November 2008

Last year, my Thanksgiving post was titled: Rated R for Violins. I thought that was so stinking clever, but nobody ever commented. This year, I’ll do one better, and provide you proof of what happens every year when my family gets together. Cousin Mike posted a video of several of my family members, playing a string quintet. It’s a pretty short clip. The dude on the cello is my dad, who made that cello, as well as most or all of the other instruments. Every year, I cry with jealousy, because I’m just a lousy organist, and I can’t join in. I guess I’m gonna have to take up the viola or something.

Meanwhile, back at the ranch, I totally ruled on Boggle. It’s really hard to totally rule on Boggle in my family, because everybody is freakishly smart and/or has photographic memory. I’m pretty sure my total rule-hood was a total fluke.


For which you are definitely NOT invited to enter. That’s right, I’m trying to get myself in twice, and I’m not advertising, at all, that you should head on over there to see what she’s handing out. I mean, seriously, if I don’t win those boots, I may shrivel up and die. I’m not being melodramatic, I’m predicting what will surely come to pass. You may enter in my behalf, though. You may go leave a comment and say that, if you win, you would like to donate the prize to desperate Sarah, who may shrivel up and die without boots for the winter. Yes, you may.

So I’m walking Calvin to school today, and we end up walking with the neighbor and his daughter, who is Calvin’s best friend. While they’re conspiring together, I say to Jack, “So did Christy tell you we lost Kiki yesterday?”

He says, “Oh, yours was the 2 year old?”

“Yes,” I say. Then I ask how he heard about it, since it’s clear his wife didn’t tell him without giving away important details like the fact that it was their neighbor’s kid who they see nearly every day.

“Oh, I heard about it at work.”

Yeah, word spreads quickly, when the apocalypse is nigh.

The thing that is mortifying, but also infinitely reassuring, is that Jack is a police officer. So someone, in those few terrifying moments, made sure to let the local police know that there was a toddler who had gone missing. I wouldn’t be surprised if there were an officer in a vehicle already on the way to the schoolyard by the time we found her. And I wasn’t the one who called.

I love my neighborhood. I love it that everyone on the street knows everyone else, and that we watch out for each other’s kids. Some of us joke about how we live on Sesame Street, since we’ve got a moderate mix of ethnicities, and the mailman gets invited to the kids’ birthday parties. It’s kind of freaky idyllic.

FYI: If you’re going to lose a child, the very best place to do it is at an elementary school, right as class is let out for the day. There will be a calm, collected staff person who has the presence of mind to call everyone to attention, as well as a surfeit of knowing parents who are eager to spring instantly to action, scouring the area for the toddler in the black moon boots. Girl or boy? What grade? What’s her name? What does she look like? Mine was apparently not the only heart that stopped this afternoon.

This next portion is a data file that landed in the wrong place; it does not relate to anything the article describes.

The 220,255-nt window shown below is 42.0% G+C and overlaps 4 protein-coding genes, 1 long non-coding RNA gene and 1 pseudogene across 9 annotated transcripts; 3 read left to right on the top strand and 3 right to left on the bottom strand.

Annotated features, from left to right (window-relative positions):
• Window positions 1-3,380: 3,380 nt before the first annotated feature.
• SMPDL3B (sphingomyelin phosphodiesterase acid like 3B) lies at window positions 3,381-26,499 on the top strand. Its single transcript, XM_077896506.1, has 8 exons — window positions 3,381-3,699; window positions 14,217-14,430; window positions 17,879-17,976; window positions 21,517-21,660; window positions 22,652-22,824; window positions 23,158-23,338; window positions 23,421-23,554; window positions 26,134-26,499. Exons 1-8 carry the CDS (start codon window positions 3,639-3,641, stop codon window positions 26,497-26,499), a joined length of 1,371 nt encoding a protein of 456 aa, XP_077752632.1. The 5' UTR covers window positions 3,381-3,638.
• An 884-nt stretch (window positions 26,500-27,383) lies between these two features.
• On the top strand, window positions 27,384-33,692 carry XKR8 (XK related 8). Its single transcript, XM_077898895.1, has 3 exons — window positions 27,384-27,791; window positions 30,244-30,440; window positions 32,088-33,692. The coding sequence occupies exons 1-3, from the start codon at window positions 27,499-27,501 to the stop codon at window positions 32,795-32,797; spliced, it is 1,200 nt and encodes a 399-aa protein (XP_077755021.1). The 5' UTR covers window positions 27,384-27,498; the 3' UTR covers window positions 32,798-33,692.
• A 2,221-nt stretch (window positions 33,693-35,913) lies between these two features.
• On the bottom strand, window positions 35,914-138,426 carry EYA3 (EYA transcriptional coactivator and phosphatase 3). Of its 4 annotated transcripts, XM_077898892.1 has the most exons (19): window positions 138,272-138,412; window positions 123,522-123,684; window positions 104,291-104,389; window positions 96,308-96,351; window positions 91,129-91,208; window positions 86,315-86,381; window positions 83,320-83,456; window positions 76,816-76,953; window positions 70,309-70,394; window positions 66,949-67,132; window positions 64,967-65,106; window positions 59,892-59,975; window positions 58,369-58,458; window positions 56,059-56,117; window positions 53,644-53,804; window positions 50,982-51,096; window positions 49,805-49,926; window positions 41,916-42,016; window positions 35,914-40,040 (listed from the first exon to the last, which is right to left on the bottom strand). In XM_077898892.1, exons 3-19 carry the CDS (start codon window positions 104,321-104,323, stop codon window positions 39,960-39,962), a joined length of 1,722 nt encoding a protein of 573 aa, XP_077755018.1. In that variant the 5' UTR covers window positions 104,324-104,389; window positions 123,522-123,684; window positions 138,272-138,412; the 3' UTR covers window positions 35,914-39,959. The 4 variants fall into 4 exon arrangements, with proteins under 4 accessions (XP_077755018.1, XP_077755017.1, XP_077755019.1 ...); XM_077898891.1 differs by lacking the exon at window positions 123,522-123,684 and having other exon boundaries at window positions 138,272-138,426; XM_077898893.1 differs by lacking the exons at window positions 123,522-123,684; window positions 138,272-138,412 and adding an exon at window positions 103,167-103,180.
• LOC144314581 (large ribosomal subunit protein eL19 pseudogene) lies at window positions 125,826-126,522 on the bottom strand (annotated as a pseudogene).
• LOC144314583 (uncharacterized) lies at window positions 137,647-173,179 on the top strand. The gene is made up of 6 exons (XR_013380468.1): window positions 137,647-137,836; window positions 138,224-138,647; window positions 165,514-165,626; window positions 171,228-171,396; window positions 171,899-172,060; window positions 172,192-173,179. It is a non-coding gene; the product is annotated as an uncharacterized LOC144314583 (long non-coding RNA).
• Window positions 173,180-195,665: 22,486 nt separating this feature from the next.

Point of interest: Should I be worried that my baby girl will, without hesitation, leap into the arms of any strange man passing by?

The zombies:


Derek took the boys to the Cincinnati children’s museum a couple of weeks ago, and they had a professional face painter there. I didn’t know there was such a thing, but don’t you think that work is incredible? No oil crayons for that lady. She airbrushed their zombie faces on, and I think she did an outstanding job.

This is what I just made. I know the fabric isn’t the most fantastic, but it’s what I had in my fabric basket.

baby wipes garland

These baby wipes are made of flannel, and they’re slightly larger than the disposable kind. I make a wiping solution that I found somewhere on the internet (and now I can’t find it, but there are bazillions of recipes that include things like baby wash, aloe vera gel, tea tree oil, lavender oil, etc., etc., etc.) I just fold up the wipes, stick them into one of those sandwich-sized plastic containers, pour about 1 cup of solution onto them, then close it up and keep them near the diaper changing station (Kiki’s bedroom floor).

baby wipes

The frolicking puppies are acceptable. I would love to find some fantastic Avant Garde flannel (oxymoron you say?), though it’s kind of necessary that the fabric be light in color, so it’s OK to wash the wipes together with the unbleached cotton diapers. Have I started sounding like an infomercial?

I did think that my assembly line style production method was conducive to the invention of a pretty good baby shower decoration/green gift idea for that eco-conscious mom-to-be that probably also has chickens in her backyard. And since the wipes are also the very best after-meal hand washers, and quick to dry (important in a humid climate such as Ohio…) they’re awesome to have around.

Just tell me you think I’m awesome, too.